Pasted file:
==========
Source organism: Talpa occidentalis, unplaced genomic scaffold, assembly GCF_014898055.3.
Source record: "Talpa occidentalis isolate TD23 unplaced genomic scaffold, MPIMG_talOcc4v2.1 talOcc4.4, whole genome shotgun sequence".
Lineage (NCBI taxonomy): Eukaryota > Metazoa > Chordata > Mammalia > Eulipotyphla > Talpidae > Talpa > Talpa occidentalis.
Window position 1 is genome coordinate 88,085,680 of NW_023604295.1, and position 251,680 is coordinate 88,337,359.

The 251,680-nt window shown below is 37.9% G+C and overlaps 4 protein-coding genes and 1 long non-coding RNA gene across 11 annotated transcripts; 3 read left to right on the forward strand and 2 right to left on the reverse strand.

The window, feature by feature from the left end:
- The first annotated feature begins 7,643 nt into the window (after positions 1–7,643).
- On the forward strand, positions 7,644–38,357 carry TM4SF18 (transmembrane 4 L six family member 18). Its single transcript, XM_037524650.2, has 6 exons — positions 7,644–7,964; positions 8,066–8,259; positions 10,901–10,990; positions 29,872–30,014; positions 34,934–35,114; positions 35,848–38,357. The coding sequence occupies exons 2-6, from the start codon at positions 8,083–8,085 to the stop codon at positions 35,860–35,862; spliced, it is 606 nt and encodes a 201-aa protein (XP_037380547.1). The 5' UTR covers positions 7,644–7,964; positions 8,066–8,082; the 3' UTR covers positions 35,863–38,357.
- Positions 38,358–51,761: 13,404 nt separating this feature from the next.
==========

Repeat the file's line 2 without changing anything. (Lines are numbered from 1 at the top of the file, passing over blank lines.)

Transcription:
Source record: "Talpa occidentalis isolate TD23 unplaced genomic scaffold, MPIMG_talOcc4v2.1 talOcc4.4, whole genome shotgun sequence".